Exactly one week ago, when we highlighted the unprecedented surge in Fed Treasury purchases which since March 19 has amounted to $75BN per day until tomorrow when it tapers modestly to $60BN, we said that the Fed's record ramp in debt monetization "is hardly an accident: one look at the Treasury securities held in custody at the Fed shows that the past two weeks have seen a whopping $50BN in foreign central bank sales, a 1.7% drop which was the highest in six years."
As we also noted, "the selling may have contributed to record volatility in the Treasury market and prompted the Fed’s intervention. More importantly, it also means that the biggest buyer of US Treasurys in the past decade, foreign official institutions (i.e., central banks and reserve managers) are now sellers, so now the U.S. government needs private investors to soak up the ever increasing debt issuance."
But since private investors are busy, trying to avoid getting killed by a deadly Chinese virus, it means that only the Fed now can fund the exploding US budget deficit... which is precisely what it has been doing, having purchased a record $912 billion in US Treasuries since the relaunch of official QE (hence expanded to unlimited QE) on March 13.
But here a problem emerged: because while the Fed may have been hoping to stabilize the bond market and ease the ongoing liquidation of Treasurys by foreign official accounts, it failed, and in the week ending March 25, the amount of Treasurys held in custody at the Fed on behalf of foreign accounts tumbled by a whopping $58BN, bringing the total weekly average to $2.891 trillion, the lowest since April 2017... when total US debt was nearly $4 trillion lower, or $19.8 trillion compared to $23.7 trillion today.
In total, in the turbulent month of March when global markets finally ended the longest bull market of all time, and crashed as much as 35%, and when oil lost more than 50% of its value overnight as Saudi Arabia launched an all out price war with virtually everyone else, Treasurys held in custody at the Fed on behalf of foreign central banks, sovereigns and reserve managers dropped by a record $109 billion - the biggest monthly drop in history.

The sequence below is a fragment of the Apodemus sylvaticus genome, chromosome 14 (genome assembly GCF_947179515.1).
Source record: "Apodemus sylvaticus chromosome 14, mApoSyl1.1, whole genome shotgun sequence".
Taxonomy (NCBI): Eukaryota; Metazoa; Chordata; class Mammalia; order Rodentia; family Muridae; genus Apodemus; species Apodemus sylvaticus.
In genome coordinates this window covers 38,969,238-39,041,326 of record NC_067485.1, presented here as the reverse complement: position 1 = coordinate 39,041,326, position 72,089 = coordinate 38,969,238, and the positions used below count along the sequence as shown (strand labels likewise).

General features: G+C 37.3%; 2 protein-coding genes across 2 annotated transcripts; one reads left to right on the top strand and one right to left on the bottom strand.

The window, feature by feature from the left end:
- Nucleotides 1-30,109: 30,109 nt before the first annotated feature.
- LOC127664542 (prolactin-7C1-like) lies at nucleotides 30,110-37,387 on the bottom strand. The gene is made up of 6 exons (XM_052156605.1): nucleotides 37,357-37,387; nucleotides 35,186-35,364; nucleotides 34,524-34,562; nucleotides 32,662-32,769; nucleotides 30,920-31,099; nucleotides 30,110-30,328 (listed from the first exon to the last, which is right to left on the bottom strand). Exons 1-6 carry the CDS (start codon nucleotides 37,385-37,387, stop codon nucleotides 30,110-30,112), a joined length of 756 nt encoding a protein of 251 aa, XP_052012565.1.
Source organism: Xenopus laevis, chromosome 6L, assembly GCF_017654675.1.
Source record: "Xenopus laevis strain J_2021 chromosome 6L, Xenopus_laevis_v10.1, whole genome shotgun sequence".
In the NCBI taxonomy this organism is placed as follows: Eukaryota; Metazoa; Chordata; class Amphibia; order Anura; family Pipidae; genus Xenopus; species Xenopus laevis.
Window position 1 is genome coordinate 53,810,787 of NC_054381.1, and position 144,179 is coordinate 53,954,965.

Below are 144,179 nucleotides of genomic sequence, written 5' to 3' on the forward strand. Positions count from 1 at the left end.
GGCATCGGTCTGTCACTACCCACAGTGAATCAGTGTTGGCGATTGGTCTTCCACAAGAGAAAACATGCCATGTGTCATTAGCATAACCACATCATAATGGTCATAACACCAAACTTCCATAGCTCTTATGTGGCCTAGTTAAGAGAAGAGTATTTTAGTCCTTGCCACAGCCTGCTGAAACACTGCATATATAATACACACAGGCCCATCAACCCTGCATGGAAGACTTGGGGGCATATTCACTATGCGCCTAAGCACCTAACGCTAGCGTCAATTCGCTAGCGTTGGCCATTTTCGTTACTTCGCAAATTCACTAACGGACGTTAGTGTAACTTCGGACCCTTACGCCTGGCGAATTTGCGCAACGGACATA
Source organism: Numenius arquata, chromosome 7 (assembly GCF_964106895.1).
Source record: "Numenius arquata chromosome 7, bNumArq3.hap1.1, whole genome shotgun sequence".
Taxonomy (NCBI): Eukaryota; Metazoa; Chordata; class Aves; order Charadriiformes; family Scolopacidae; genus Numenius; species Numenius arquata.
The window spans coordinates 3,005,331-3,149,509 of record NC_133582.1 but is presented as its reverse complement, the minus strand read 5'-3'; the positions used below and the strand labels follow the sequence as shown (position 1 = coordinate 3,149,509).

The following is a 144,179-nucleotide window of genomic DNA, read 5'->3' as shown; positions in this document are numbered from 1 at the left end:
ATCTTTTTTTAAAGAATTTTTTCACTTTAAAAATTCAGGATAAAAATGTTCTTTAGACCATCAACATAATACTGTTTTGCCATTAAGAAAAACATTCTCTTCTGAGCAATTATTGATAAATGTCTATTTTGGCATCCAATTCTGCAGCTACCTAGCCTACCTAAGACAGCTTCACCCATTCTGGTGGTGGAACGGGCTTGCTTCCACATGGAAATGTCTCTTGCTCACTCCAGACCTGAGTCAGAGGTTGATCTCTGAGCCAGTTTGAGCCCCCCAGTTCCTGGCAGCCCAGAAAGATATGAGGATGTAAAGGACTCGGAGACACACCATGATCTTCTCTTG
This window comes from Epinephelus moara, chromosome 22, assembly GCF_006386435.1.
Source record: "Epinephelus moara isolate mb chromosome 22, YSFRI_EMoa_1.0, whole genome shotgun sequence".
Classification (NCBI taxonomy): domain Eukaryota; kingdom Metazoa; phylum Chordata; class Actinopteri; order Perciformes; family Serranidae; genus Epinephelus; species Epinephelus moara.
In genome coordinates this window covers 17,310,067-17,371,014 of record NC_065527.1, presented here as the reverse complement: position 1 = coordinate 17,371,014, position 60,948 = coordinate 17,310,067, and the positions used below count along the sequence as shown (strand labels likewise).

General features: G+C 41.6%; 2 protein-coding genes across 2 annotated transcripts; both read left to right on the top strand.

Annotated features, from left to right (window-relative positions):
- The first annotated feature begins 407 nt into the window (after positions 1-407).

Another indicator of central banks’ positioning in Treasuries is primary dealer holdings, which tend to rise when official accounts are selling, according to Bloomberg. And, indeed, according to lagged Fed data, Dealer holdings of Treasuries had surged to $272 billion as of March 18, from $193 billion at the start of February, as foreigners sold their positions to Dealers.
"The fall in custody holdings is a clear signal that foreign central banks - which have a lot of Treasury holdings - have been selling them to source dollars," Subadra Rajappa, head of rates at Societe Generale told Bloomberg. "They need access to dollars as a lot of their payments are in dollars and that has driven them to sell Treasuries."
The ongoing liquidation in foreign Treasury holdings - largely the result of the continued collapse in the price of oil as oil-exporters are forced to liquidate assets to obtain much needed dollars - led to the Fed's panicked scramble to announce a foreign central bank repo facility, which it did on Tuesday morning, when it stopped short of saying it wanted to prevent a cascading domino effect from the Treasury liquidation, but made it very clear that the program will provide "an alternative temporary source of U.S. dollars other than sales of securities in the open market."
Translation: stop selling Treasurys as the world's (formerly?) most liquid market is now suddenly extremely illiquid, and ongoing sales will only further destabilize it.
Credit Suisse rate strategist Jonathan Cohn echoed Rajappa saying the new repo facility "effectively backstops foreign central banks from forced liquidation of their Treasury holdings into dysfunctional markets."
The new repo program "is a sensible second-best solution for major countries that are outside the enlarged Fed FX swaps network but have substantial corporate dollar funding needs," said former NY Fed spokesman Krishna Guha, currently head of central-bank strategy at Evercore ISI. "This group includes China, which ought to be eligible for the new program, though the Fed release is not clear on this point."
So will the Fed succeed in halting foreign Treasury sales thanks to the brand new repo facility? Or will foreign central banks skip the repo facility, just as US dealers have done for the past 2 weeks, and continue to liquidate forcing the Fed - that last resort monetizer of US deficit and debt issuance - to buy even more Treasurys each day?
We'll know the answer this time next week when the latest custody data is released, and this time it will include the fully functioning foreign repo facility.